That said, it is only lightly inhabited and insufficiently patrolled to be completely foolproof. Raxus Prime remains a beachhead for the seditious, smugglers, and more.
Dathomir: Dathomir was the original home of the related cults of the Nightsisters and Nightbrothers. When Mother Talzin and Nightsister Asajj Ventress meddled in the affairs of the Sith Lord, Count Dooku during the Clone Wars, they incurred his wrath. He sent General Grievous with an invasion force to wipe them out, and nearly succeeded (although Mother Talzin, Ventress, and a few others did escape the initial massacre. See Clone Wars season 4 episode "Massacre" for details.)
This ended up not being the end of the Nightsister and Nightbrother cults, however. The Nightbrothers were untouched by the massacre, and given the low numbers of the sisters after the massacre, the Nightbrothers were able to start dealing with them from a position of greater strength. The subservient position of the brothers relative to the sisters started to change.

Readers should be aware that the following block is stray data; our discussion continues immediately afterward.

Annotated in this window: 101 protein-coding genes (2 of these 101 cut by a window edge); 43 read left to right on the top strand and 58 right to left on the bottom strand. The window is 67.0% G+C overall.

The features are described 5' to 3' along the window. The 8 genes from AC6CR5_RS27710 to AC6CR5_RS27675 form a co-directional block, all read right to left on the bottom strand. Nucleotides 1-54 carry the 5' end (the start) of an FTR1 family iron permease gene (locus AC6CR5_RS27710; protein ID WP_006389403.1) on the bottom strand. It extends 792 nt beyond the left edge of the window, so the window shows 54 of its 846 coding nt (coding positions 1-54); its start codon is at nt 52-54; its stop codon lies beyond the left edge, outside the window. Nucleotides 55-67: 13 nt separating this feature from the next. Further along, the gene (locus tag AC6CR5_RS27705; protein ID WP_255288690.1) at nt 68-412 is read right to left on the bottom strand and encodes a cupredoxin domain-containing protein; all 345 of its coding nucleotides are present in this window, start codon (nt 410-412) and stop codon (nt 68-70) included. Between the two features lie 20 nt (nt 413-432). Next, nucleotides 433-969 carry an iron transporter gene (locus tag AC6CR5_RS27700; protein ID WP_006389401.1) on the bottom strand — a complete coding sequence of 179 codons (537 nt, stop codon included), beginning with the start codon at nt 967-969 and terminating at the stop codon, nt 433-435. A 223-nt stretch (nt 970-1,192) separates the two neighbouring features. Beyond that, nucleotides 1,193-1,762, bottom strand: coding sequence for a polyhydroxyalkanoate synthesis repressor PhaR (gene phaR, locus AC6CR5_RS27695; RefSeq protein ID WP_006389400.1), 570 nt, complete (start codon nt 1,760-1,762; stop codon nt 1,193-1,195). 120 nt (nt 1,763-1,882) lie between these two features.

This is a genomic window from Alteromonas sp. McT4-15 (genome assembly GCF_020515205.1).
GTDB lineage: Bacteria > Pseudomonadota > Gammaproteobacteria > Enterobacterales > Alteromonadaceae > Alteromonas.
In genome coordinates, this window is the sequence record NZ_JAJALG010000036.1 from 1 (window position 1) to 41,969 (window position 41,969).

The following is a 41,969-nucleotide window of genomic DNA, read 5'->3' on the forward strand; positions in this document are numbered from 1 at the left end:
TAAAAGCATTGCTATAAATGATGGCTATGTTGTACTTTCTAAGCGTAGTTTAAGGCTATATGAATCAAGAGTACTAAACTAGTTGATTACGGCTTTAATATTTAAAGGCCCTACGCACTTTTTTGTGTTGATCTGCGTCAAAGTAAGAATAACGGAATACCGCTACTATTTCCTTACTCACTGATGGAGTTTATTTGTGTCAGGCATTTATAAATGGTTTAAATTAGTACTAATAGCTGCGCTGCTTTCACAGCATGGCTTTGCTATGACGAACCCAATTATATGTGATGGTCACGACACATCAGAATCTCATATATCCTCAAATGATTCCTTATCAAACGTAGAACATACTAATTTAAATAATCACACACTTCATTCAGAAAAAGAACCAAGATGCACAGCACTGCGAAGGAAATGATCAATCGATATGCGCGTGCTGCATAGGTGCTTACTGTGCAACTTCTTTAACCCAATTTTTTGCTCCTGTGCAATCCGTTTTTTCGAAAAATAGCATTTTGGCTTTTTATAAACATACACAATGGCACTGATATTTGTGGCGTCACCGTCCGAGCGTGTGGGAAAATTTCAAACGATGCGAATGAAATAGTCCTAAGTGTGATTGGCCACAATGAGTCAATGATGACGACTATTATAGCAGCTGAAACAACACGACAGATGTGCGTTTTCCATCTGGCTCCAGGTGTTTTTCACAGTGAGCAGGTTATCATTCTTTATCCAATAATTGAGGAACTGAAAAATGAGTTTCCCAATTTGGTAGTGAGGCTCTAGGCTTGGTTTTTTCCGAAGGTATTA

Also, after the near massacre, the cults decided to establish new cells throughout the galaxy, rather than be grouped together all in one location. Today, the Nightbrothers and Nightsisters cults are relatively common, and knights from both can be seen throughout the galaxy. Although the cults have largely grown together into a single cult, they still retain the formal distinction for tradition's sake. The sisters are more likely to be the sorceress-type archetypes, while the brothers, following in the example of Darth Maul and Savage Opress, are warrior knights, wielding traditional red lightsabers, or more likely, darksabers. Although occasionally uneasily allied with the Sith, the Nightsisters and Nightbrothers remain completely separate cults from the way of the Sith, and in general do not acknowledge the superiority or authority of the Sith Dread Council or the Sith Emperor, except politically.